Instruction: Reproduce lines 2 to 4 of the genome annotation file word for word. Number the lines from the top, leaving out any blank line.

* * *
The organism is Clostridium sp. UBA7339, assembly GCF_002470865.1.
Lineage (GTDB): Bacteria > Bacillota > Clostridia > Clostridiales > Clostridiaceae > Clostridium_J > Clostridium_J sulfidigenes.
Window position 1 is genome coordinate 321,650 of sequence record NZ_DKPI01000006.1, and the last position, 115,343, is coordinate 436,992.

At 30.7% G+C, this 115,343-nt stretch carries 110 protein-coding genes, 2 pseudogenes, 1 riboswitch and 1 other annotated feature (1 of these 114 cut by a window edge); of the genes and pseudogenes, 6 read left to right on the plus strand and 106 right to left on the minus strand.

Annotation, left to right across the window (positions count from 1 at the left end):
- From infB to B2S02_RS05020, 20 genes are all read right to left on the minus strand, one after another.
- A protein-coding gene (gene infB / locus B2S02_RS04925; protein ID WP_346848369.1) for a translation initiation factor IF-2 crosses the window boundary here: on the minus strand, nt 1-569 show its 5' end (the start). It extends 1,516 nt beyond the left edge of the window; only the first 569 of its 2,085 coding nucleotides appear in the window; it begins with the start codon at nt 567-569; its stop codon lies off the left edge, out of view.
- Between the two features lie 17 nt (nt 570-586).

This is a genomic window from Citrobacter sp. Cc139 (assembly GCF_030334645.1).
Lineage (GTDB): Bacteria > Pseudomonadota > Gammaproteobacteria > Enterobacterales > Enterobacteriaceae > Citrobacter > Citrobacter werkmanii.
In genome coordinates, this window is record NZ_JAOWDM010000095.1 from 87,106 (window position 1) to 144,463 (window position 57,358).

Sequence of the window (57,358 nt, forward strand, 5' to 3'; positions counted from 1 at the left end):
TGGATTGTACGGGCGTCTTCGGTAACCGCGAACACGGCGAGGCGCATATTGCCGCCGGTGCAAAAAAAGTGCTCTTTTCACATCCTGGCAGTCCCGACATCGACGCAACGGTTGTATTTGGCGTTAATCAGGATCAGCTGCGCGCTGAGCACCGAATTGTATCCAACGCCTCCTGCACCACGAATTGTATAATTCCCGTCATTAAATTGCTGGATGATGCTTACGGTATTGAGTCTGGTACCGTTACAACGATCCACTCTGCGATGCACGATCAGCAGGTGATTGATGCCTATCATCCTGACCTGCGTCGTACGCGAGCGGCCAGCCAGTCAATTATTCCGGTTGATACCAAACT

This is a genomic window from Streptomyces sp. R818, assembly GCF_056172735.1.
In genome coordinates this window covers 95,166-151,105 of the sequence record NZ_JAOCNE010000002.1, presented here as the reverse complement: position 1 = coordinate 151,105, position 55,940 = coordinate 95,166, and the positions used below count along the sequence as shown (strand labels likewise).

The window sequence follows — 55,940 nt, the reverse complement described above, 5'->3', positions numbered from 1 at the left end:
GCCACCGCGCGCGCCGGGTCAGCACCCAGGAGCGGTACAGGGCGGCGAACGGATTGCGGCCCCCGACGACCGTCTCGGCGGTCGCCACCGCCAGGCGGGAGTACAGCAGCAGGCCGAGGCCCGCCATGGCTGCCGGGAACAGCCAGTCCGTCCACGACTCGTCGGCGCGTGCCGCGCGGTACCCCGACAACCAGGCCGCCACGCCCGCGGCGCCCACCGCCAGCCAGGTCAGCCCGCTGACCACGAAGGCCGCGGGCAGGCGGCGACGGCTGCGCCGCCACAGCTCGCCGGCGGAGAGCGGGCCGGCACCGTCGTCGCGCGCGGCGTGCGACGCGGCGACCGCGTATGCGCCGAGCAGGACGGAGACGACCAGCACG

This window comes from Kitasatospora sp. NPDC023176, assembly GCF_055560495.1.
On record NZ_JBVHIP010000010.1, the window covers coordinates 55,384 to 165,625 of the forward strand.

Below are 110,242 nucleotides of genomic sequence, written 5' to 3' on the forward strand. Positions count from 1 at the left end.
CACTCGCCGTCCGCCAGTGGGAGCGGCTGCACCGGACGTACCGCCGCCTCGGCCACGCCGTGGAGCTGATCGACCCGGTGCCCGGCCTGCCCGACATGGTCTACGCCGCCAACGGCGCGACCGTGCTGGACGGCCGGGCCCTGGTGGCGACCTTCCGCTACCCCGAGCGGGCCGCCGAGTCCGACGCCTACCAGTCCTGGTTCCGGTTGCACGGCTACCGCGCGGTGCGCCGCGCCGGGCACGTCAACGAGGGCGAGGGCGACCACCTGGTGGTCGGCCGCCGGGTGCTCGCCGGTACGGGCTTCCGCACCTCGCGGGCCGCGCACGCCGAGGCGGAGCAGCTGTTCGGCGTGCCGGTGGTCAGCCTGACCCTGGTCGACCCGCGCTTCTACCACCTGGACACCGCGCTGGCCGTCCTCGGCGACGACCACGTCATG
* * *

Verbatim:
Lineage (GTDB): Bacteria > Bacillota > Clostridia > Clostridiales > Clostridiaceae > Clostridium_J > Clostridium_J sulfidigenes.
Window position 1 is genome coordinate 321,650 of sequence record NZ_DKPI01000006.1, and the last position, 115,343, is coordinate 436,992.

At 30.7% G+C, this 115,343-nt stretch carries 110 protein-coding genes, 2 pseudogenes, 1 riboswitch and 1 other annotated feature (1 of these 114 cut by a window edge); of the genes and pseudogenes, 6 read left to right on the plus strand and 106 right to left on the minus strand.